Conservatives from George Will to Michelle Malkin to Donald Rumsfeld are lining up to criticize and condemn Barack Obama’s Syria strategy, and the likelihood of U.S. intervention against the Bashar al-Assad regime. Will used a Washington Post editorial to slam Obama for falling in love with the sound of his own voice, alleging that Obama is “talking America into war” over Red Lines. Malkin attacked Obama on FOX News for not seeking Congressional approval or international consensus for a potential military strike against Syria, and Rumsfeld criticized the President for not making a full justification to the American people for action against Assad.
Any and every action taken by the President is sure to be answered with Republican opposition, so it’s difficult to tell what is thoughtless obstructionism and what represents actual conviction on the part of conservatives, but in contrast to Will, Malkin, and Rumsfeld, Newt Gingrich is using the Syria episode not merely to make a counter-point to Obama, but to advance a growing right-wing sentiment that the United States should not be using its military to intervene in the affairs of other nations.
Tea Partiers and their sympathizers have previously been the conservative voice in the desert when it comes to military anti-intervention, but Gingrich now represents are more substantial piece of the Republican establishment that is advancing the idea of foreign disentanglement. Gingrich has been vocal on Twitter that military intervention in Syria is a bad idea for the United States.
Gingrich elaborated in an editorial at CNN, writing:
“Both sides in Syria are bad. One side is a brutal dictator, and the other includes Islamists and terrorists who are dangerous already and who would be brutal in power if given the chance.
We will not spend the time, money and blood to create a desirable side in Syria. There is no victory to be had there.”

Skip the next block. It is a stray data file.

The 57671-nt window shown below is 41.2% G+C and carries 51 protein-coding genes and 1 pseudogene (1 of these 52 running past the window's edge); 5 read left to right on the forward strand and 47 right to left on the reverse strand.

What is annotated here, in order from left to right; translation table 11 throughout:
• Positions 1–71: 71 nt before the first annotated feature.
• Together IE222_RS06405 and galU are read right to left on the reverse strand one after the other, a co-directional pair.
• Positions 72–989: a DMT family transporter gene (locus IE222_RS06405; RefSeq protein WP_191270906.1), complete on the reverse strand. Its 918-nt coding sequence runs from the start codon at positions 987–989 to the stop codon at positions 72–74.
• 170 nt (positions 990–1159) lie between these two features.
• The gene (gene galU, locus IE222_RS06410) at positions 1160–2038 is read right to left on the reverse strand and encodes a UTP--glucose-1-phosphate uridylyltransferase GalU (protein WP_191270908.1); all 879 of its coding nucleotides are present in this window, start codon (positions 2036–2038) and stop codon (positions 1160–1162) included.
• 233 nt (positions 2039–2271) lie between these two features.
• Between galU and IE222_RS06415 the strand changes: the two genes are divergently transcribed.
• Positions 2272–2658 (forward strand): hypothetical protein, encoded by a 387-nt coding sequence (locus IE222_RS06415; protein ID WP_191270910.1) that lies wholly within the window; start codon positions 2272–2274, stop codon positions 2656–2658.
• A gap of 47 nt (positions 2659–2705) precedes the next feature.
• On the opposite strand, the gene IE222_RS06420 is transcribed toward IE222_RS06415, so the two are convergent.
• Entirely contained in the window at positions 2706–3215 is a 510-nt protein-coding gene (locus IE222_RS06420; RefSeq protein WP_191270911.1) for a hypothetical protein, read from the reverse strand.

Of course, Gingrich could also not help himself but to somehow tie Syria to the Keystone Pipeline:
And, lest we think for a moment that Gingrich and his conservative cohort has gotten too dovish, Gingrich also reminds us that he still fully supports aggressive action with Iran:
Apart from Gingrich, there is still the old guard of conservative hawks pressuring Obama from the other side, insisting that whatever the President is about to do against Assad isn’t going to be forceful enough. John McCain told reporters this week, “If the United States stands by and doesn’t take very serious action — not just launching some cruise missiles — then, again, our credibility in the world is diminished even more, if there’s any left.”
Still, Gingrich’s argument is worth noting. It is the obvious move for any Republican to criticize Obama for whatever military action he ends up taking on Syria. Intervention is supported by fewer than 30% of Americans, so conservatives would be foolish not to align themselves with the 70% on this issue. But unlike most Republicans, who are merely grasping at their familiar obstructionist straws, Gingrich is advancing a more substantial conservative platform shift, and one that is becoming more prevalent with mainstream Republicans.